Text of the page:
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Maxillary First Premolar Tooth
Skeletal System

Maxillary First Premolar Tooth

Dens premolaris primus maxillaris

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Quick Facts

Location: Distal to maxillary canine tooth; mesial to maxillary second premolar tooth.

Eruption: 10 to 11 years (permanent).

Key Features: Crown, root, marginal ridges, central groove, and buccal and lingual cusps.

Nerve Supply: Superior dental plexus.

Arterial Supply: Posterior superior alveolar arteries.

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Key Features & Anatomical Relations

The maxillary first premolar tooth is one of the two premolar teeth that are found in a quadrant of the maxillary dental arcade. It includes the following bony features:

- parts: crown, root, and cervical line;

- surfaces: buccal, lingual, mesial, distal, and occlusal surfaces;

- landmarks: buccal and lingual cusps, marginal ridges, and central groove.

The maxillary first premolar tooth is located:

- distal to the maxillary canine tooth;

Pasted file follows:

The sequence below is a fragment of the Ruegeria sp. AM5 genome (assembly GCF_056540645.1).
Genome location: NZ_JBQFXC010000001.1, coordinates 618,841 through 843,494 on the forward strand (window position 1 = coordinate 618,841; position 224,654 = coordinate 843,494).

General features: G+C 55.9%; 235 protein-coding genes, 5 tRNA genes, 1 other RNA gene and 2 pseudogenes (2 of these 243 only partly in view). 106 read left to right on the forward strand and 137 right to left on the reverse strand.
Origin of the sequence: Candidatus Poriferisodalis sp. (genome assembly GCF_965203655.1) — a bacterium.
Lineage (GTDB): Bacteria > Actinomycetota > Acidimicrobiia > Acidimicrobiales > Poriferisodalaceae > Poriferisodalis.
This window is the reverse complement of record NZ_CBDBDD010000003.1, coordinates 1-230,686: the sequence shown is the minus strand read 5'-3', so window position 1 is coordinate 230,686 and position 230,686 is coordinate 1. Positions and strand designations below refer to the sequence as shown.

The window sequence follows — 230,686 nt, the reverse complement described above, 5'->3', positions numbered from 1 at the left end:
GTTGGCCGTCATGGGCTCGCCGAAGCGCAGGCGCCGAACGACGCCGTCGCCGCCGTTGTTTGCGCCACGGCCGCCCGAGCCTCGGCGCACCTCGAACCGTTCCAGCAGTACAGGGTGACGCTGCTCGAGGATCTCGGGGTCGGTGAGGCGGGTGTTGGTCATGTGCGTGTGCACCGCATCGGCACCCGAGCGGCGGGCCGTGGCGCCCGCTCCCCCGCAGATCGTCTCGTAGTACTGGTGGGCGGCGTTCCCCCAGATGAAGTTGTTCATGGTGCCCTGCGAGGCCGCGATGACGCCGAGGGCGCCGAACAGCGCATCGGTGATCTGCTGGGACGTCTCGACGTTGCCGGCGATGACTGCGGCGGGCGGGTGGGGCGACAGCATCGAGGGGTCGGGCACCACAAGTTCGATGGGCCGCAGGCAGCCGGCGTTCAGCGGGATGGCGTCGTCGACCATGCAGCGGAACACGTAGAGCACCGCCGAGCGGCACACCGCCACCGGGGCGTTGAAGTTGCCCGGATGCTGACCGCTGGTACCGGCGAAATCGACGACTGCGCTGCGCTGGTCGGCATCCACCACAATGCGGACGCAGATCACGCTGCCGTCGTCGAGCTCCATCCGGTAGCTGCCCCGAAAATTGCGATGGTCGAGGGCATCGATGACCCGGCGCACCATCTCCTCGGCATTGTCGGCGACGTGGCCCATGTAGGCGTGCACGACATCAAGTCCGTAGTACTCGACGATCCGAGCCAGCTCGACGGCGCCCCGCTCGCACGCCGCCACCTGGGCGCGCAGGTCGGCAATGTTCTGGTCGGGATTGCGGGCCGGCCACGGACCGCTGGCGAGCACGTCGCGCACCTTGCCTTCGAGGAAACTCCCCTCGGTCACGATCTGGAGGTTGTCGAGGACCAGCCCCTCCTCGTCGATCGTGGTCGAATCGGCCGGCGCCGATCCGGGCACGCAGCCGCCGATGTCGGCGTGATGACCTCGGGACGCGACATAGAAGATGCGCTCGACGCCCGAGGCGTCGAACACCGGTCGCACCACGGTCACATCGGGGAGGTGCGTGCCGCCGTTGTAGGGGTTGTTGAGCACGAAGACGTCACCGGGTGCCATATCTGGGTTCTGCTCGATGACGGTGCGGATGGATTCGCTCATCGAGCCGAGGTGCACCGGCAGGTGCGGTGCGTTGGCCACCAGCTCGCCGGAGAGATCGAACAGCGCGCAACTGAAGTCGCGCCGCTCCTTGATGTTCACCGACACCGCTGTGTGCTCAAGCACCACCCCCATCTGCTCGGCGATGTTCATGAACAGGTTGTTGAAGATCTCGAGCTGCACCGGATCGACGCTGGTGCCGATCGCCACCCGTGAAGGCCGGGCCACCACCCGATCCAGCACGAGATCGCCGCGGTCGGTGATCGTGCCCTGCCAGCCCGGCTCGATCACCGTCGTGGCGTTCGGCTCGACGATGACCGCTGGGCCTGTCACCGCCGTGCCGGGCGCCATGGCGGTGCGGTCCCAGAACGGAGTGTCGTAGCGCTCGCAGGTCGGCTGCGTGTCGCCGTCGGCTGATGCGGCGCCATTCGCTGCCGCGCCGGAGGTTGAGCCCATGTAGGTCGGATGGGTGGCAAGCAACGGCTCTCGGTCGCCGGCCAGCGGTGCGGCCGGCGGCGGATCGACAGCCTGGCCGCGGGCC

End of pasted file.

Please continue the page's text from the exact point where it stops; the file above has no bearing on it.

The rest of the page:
- mesial to the maxillary second premolar tooth.

The root of the maxillary first premolar tooth is lodged in a dental alveolus of the maxilla.

Development

The permanent maxillary first premolar tooth does not have a deciduous precursor.

The permanent maxillary first premolar tooth undergoes calcification during the second year, with the development of the crown being completed during the fifth to sixth years. Eruption of this tooth occurs during the tenth to eleventh years and the development of the root is completed during the twelfth to thirteenth years (Nelson, 2014).

Function

As with all premolar teeth, the function of the maxillary first premolar tooth is to assist the maxillary canine tooth in the gripping (prehension) and tearing of food during mastication.

References

Nelson, S. J. (2014) Wheeler's Dental Anatomy, Physiology and Occlusion. 10th edn.: Elsevier Health Sciences.

Learn more about this topic from other Elsevier products

Maxillary First Premolar

ScienceDirect image

Like the maxillary first premolar, the second premolar is prone to mesiodistal root fractures and fractures at the base of the cusps, usually the buccal cusp.

Explore on ScienceDirect(opens in new tab/window)

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